Among the more frequently used adjectives to describe Robinson Cano’s swing when it is going right are elegant and smooth.
For the last month, that swing has returned and there is no further proof than the amount of pitches that the All-Star second baseman has sent over fences recently.
The latest instance was during yesterday’s 4-2 victory over the White Sox, when Cano turned on a full-count cutter from Gavin Floyd and sent the pitch into the right-center seats for a two-run home run in the bottom of the third inning.
“When he’s locked in, he can hit the ball all over the place,” Derek Jeter said “Robby knows how to hit. When you play this game you go through stretches where you feel good and you feel bad. When you feel good like he does right now, he’s pretty tough to pitch to.”
“He’s playing a lot of [good] baseball,” manager Joe Girardi said. “You can see why he’s one of the most dangerous hitters in the game, just because of what he’s able to do.”
Cano was reluctant to say what has caused him to be so locked in. He would only credit the work he does with hitting coach Kevin Long during early batting practice and taking advantage of getting pitches to hit.
“I work hard outside hitting in the cage,” Cano said. “I’m just taking advantage of pitches over the middle of the plate.”
Cano headed into June with eight home runs and 31 RBI and only after a surge toward the end of May when he slugged four homers in his final eight games of the month. That burst also coincided with the start of the Yankees’ current hot streak that has seen them win 27-of-36 games since May 22.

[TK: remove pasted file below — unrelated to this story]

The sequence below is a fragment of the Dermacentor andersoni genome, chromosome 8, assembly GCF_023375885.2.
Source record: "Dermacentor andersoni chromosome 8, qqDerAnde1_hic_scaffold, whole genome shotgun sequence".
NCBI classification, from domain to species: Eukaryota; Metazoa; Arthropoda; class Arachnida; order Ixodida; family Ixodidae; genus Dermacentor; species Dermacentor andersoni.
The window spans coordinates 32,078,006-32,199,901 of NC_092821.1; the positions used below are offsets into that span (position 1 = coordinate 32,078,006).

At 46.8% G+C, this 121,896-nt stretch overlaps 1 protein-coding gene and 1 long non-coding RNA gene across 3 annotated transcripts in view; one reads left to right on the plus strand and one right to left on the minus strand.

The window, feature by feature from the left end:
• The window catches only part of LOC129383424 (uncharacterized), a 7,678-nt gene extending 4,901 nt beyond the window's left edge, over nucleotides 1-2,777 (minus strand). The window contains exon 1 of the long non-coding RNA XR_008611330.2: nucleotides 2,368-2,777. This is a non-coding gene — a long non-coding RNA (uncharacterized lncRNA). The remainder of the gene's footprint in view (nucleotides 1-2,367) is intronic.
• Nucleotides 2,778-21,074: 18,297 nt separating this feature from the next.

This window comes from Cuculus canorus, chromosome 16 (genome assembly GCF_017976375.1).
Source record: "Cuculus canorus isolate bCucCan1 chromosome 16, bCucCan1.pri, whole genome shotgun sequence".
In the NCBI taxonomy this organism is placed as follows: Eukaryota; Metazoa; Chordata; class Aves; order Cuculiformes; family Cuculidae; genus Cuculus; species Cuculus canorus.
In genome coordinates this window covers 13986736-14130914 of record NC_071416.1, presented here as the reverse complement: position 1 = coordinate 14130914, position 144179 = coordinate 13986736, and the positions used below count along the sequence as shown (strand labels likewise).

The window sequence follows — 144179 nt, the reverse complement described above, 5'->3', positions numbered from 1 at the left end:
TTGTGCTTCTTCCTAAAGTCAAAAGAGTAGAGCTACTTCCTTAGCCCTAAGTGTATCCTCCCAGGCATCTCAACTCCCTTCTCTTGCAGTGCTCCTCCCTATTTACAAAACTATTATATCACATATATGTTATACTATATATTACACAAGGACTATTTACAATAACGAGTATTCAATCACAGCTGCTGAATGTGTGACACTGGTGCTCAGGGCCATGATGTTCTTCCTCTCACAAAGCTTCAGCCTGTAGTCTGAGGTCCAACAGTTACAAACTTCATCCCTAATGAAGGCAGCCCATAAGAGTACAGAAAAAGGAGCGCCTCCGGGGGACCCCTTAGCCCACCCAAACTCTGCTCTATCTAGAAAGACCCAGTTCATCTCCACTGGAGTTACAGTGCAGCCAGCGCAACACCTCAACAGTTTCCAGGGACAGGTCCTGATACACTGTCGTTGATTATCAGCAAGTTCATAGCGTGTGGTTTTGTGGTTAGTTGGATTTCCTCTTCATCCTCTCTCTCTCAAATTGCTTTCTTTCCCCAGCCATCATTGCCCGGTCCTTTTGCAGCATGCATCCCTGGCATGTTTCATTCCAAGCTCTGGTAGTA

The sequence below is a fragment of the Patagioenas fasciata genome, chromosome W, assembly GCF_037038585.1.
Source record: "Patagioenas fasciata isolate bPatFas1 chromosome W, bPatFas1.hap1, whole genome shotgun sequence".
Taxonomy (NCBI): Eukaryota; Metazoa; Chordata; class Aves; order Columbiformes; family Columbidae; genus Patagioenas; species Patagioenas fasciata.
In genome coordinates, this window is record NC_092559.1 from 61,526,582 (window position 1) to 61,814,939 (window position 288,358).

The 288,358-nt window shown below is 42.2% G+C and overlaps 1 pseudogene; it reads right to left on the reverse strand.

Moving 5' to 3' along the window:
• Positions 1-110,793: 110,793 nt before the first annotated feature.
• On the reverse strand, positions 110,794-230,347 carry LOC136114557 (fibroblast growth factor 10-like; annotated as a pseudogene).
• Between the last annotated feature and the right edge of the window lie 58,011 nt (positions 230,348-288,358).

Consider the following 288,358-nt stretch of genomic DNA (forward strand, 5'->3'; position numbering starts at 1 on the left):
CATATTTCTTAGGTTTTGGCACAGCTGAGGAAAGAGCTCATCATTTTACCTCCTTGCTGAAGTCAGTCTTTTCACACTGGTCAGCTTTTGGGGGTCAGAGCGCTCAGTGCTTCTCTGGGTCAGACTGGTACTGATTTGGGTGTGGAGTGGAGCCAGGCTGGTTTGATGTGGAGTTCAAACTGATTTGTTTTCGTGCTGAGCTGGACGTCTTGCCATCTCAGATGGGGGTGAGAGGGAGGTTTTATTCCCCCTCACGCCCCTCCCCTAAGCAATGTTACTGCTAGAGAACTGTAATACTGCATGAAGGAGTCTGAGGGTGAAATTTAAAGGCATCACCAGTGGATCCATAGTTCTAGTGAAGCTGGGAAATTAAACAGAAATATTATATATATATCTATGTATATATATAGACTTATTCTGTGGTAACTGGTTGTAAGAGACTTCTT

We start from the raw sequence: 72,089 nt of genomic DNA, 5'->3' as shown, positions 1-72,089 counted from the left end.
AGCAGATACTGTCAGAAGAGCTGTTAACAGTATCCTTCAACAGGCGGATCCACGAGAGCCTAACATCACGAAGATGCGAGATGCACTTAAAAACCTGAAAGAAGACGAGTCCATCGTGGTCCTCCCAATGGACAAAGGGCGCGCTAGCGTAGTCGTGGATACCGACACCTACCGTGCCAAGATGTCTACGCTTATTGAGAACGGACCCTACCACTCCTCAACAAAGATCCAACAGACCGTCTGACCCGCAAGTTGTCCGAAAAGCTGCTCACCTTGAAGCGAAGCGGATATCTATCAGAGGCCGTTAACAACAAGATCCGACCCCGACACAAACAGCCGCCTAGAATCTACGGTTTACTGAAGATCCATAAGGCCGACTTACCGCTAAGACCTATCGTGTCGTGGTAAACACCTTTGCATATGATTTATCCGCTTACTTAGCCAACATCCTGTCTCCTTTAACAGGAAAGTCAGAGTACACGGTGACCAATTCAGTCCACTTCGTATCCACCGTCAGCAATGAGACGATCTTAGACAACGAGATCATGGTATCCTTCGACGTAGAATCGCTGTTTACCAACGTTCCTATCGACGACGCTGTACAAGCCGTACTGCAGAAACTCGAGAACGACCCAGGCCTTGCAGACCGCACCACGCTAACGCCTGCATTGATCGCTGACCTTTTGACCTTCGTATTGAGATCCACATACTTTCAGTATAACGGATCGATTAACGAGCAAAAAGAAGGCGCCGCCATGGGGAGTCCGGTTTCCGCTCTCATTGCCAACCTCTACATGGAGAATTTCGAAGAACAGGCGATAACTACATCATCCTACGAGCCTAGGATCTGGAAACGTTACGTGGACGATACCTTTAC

In June, according to the website hittrackeronline.com, Cano hit 12 home runs that went an estimated 4,403 feet. He ended the month by hitting one in Saturday’s 4-0 win that went 385 feet to the second deck in right field.
A day later, his 20th home run went a similar distance. It marked his ninth home run in his last 14 games as well as the Yankees’ 23rd in their last 11 games.
Besides giving the Yankees the lead, it also seemed to calm Phil Hughes. Hughes allowed two runs and six hits over eight innings with all but one hit coming in the opening three frames.
“He’s been terrific for quite a while,” catcher Russell Martin said. “He knows he’s got good stuff right now.”
His biggest outs occurred when not pitching with a lead.
He gave up two runs in the first, but struck out A.J. Pierzynski with a curveball for the final out. In the third, he had first and third after a single to Paul Konerko and a double to Alex Rios, but retired Pierzynski on a pop-up, starting a stretch in which he retired 16-of-17.
Hughes also had some luck in his favor in the eighth inning as he improved to 8-2 since May 6.
Kevin Youkilis pulled a fastball into foul territory in left field and Adam Dunn pulled a curveball foul down the right field line. Dunn’s foul ball preceded Mark Teixeira’s leaping grab of his line drive for the second out of the eighth.
“He got in some long counts,” Girardi said. “He got in a long count with Dunn, a long count with Youkilis, but he had gotten them out all day except for the first inning. He had an easy seventh inning, an easy sixth inning and I just said let’s see what he can do; I want to see it and it worked out well.”
Follow Yankees beat writer Larry Fleisher on Twitter @LarryFleisher.